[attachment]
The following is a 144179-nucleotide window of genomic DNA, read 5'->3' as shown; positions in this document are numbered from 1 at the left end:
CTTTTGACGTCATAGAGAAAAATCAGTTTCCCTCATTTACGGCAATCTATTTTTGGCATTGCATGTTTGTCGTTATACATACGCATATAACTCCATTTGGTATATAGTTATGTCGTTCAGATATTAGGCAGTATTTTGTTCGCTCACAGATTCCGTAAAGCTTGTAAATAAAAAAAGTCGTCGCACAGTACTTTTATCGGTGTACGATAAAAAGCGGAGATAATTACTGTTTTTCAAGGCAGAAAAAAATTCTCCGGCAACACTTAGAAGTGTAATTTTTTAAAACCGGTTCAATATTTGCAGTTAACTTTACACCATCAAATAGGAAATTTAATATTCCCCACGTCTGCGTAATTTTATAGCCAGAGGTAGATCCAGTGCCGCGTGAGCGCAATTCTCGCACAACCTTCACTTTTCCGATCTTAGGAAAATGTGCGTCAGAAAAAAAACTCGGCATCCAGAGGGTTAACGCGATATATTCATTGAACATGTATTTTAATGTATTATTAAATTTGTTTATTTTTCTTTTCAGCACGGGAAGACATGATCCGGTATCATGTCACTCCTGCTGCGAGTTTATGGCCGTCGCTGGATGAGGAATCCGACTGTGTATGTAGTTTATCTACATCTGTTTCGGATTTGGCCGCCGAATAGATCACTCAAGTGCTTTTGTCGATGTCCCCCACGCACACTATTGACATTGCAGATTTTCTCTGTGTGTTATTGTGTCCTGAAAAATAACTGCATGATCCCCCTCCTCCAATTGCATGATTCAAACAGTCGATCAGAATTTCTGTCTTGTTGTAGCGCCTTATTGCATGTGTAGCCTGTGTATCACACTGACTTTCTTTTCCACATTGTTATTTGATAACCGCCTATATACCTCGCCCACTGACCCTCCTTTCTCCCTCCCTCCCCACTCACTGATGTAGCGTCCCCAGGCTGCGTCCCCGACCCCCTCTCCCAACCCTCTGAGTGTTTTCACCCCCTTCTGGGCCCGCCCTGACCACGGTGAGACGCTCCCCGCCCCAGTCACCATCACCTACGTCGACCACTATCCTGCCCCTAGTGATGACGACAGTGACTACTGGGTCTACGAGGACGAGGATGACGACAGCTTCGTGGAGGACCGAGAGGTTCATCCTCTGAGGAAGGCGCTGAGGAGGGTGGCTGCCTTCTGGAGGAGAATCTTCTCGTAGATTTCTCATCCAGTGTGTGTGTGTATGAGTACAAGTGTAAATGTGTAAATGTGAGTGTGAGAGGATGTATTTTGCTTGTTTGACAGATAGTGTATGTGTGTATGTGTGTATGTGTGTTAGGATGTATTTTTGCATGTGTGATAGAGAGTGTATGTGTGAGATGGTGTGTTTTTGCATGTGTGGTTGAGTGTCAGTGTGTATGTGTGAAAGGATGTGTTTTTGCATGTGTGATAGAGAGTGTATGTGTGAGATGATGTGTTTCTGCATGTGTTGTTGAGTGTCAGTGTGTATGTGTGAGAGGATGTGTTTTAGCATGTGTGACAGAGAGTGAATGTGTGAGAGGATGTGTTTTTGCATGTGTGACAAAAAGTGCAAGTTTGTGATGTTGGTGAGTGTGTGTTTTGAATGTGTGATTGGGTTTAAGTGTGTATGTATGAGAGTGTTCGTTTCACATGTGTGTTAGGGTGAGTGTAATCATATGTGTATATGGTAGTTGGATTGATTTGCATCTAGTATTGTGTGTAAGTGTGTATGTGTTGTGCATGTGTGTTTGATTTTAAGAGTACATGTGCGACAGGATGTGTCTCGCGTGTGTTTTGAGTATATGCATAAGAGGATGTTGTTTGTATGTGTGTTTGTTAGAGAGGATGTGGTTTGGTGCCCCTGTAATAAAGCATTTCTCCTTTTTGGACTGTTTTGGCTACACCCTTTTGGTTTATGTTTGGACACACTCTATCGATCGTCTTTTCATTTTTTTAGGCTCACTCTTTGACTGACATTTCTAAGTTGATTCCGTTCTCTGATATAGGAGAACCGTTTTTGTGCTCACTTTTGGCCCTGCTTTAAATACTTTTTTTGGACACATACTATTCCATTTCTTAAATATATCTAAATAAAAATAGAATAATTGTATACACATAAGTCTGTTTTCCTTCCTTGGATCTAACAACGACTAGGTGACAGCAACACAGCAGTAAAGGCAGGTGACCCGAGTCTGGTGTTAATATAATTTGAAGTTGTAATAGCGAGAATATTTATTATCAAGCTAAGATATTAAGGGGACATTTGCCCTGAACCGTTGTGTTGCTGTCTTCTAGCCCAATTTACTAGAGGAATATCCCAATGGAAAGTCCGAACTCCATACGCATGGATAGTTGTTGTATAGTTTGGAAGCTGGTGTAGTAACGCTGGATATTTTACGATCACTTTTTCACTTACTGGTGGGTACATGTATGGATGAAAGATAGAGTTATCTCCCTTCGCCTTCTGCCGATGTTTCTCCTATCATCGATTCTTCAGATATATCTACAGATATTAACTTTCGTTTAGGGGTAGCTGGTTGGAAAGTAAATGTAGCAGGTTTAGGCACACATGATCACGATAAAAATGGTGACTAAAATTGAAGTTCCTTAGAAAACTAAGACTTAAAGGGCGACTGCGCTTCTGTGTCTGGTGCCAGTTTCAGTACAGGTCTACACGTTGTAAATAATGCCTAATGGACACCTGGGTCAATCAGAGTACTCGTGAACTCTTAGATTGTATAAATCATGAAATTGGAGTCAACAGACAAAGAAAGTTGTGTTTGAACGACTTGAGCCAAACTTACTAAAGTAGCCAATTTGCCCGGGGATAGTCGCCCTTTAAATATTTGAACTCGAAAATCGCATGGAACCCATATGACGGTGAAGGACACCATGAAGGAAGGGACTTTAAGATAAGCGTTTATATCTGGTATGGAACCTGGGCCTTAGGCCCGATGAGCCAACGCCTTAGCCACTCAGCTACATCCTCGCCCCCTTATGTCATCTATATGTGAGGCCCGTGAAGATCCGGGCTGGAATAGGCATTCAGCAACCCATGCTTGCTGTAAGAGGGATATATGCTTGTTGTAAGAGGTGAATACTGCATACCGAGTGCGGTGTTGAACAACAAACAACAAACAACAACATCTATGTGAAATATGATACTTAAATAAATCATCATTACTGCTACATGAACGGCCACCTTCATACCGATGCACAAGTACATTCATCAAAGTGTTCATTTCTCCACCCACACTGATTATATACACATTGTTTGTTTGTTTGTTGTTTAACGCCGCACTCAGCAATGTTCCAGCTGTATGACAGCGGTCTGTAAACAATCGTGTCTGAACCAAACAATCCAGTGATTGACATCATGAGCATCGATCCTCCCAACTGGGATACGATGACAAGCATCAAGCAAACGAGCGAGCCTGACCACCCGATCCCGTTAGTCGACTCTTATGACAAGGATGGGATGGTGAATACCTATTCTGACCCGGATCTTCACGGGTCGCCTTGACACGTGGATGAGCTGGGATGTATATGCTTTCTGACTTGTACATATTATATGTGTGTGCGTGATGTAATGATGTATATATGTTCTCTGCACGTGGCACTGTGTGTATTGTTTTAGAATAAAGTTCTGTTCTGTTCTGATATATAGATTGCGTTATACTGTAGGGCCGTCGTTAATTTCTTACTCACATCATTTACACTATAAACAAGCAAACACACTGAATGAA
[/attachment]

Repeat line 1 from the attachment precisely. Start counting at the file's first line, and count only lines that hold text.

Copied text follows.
The following is a 144179-nucleotide window of genomic DNA, read 5'->3' as shown; positions in this document are numbered from 1 at the left end: